A Saleae Logic and Logic16 do quite a bit of work for me, and there's the occasional use of a BusPirate. An AVR-ISP MkII handles direct programming of the microcontrollers when possible, while the vast majority of my programming and test jigs are built around my own STK500v2 implementation multiplexed with serial debug.

To my immediate left is the main project space, while to my right is space for whatever projects crop up and don't have to have direct access to the scope.

In the window against the desk would be one or both cats.

To the far left is my soldering environment, which includes a regular temp-controlled soldering iron as well as an Aoyue Int968 hot-air soldering station (with its own soldering iron). A $25 toaster oven is used for reflowing most simple boards. Bins of loose parts cover the shelving above.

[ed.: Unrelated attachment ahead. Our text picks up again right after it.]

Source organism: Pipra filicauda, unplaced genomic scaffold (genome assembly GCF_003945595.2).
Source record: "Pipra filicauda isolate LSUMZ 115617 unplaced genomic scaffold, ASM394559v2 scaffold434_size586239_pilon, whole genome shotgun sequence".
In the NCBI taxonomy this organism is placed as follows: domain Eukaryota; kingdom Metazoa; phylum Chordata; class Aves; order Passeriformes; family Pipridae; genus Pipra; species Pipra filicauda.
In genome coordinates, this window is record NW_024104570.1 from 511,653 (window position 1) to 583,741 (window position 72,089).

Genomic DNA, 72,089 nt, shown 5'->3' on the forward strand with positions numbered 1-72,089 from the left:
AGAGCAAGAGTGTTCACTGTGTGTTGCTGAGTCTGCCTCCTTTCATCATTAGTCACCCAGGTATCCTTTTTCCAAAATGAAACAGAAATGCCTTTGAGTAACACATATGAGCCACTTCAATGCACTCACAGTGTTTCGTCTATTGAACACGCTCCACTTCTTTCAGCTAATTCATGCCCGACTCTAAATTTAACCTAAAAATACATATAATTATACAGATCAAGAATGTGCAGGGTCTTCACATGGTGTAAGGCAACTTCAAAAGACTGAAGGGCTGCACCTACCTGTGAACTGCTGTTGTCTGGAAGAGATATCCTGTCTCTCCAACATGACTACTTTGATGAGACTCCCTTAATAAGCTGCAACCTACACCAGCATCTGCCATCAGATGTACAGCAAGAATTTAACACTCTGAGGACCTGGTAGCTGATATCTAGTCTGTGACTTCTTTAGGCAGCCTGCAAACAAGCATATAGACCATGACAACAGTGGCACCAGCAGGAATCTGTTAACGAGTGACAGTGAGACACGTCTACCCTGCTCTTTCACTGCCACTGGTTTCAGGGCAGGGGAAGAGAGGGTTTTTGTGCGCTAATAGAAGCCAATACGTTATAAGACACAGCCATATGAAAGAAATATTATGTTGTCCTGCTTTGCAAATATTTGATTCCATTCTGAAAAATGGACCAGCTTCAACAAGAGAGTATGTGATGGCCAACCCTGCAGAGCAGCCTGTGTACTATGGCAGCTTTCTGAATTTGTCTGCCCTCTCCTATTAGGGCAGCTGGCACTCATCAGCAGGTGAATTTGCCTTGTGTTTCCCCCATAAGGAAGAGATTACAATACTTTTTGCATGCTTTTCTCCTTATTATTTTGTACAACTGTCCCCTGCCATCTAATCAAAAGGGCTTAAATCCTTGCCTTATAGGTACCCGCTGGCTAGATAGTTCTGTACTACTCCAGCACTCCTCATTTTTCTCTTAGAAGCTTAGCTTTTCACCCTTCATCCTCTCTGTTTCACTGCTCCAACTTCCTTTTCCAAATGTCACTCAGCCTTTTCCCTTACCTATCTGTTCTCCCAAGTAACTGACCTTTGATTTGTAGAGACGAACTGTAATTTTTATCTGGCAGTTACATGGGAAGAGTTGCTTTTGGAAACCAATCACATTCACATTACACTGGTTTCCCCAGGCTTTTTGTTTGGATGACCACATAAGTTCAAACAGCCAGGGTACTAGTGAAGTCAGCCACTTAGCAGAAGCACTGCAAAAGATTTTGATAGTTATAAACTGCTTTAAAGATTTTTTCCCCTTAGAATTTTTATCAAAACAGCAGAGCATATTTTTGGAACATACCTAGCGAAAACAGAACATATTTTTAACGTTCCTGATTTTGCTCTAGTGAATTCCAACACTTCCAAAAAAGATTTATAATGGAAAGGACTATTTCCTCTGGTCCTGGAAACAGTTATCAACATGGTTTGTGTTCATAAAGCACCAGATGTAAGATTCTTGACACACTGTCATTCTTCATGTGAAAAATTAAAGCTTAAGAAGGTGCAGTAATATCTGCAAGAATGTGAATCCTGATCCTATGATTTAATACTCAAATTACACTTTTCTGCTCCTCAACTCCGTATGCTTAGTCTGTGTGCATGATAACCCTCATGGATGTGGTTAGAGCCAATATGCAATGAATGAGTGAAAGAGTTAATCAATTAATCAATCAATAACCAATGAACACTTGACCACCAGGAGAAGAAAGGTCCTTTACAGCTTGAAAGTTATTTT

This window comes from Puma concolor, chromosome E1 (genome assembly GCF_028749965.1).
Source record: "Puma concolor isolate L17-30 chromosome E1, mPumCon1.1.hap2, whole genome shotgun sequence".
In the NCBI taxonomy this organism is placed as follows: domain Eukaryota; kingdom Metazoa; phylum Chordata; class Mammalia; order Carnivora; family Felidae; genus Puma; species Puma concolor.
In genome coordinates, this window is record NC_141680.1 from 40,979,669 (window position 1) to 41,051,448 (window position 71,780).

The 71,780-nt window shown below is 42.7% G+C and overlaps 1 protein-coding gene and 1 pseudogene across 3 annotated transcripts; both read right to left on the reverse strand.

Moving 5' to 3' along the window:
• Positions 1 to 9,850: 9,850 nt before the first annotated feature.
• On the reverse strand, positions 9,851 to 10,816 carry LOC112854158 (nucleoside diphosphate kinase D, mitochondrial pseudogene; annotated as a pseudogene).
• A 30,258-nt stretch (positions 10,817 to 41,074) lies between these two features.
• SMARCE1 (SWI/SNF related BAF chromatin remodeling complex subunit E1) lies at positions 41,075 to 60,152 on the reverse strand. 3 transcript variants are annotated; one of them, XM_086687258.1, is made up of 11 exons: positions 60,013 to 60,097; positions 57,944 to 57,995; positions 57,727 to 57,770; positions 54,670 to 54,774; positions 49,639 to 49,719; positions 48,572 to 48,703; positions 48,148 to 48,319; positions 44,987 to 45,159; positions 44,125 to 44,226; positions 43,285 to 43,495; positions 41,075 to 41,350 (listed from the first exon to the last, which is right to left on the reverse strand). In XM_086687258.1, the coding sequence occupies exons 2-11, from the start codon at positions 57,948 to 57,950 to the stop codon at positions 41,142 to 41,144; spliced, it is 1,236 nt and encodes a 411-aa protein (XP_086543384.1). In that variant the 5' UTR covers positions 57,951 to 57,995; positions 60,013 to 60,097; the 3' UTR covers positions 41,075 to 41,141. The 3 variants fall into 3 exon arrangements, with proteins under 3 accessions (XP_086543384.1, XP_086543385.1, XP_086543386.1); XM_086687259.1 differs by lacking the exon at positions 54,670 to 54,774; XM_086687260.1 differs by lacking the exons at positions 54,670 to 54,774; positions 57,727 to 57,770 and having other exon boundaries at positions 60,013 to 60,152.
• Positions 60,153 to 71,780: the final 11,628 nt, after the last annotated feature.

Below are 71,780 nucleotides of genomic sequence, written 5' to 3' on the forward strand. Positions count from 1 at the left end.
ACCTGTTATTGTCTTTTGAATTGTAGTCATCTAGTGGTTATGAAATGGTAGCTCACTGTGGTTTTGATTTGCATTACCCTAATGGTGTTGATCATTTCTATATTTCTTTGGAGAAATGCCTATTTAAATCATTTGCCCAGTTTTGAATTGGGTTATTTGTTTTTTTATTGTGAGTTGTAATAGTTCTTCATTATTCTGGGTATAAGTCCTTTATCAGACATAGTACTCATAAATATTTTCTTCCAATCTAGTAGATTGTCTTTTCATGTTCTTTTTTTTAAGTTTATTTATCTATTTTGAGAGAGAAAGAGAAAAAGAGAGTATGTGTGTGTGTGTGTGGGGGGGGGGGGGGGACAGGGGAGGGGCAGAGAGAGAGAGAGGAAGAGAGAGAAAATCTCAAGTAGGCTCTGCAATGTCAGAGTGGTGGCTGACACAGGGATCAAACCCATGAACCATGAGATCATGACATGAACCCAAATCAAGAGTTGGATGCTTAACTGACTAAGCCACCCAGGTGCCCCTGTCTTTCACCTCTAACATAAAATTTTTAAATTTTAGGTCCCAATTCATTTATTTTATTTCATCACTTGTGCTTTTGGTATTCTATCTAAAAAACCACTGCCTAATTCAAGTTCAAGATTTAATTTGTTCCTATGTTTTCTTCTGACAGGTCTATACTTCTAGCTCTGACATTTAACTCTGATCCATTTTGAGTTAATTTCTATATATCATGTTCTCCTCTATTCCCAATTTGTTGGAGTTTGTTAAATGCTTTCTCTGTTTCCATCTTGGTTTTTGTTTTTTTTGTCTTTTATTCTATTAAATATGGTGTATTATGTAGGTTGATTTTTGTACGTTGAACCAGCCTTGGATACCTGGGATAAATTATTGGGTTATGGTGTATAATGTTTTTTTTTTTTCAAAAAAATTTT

Behind me is a desk that holds a "proper" reflow oven, albeit the cheapo $300 unit from eBay, as well as a rework station of the kind used for XBox repairs (some of my boards have a *lot* of thermal mass that hot air alone can't handle). Reels upon reels of SMT parts are piled under the desk...

Lighting is provided by 2x 60/meter LED strips that side-fire to each side along the camera-window axis, plus an overhead Ikea quint-MR12 set over the main workspace when needed.

about 8 months ago
top

Why Not Fund SETI With a Lottery Bond?

Omega Hacker Sounds like an execellent idea! (191 comments)

Let's use the Search for Terrestrial Intelligence to fund the Search for Extra-Terrestrial Intelligence! Only seems fair.

about 8 months ago
top

NJ Gamblers May Be Locked Out By Flaws In Virtual Fence

Omega Hacker Shockingly... (88 comments)

...nothing of value was lost. And I mean that in both senses.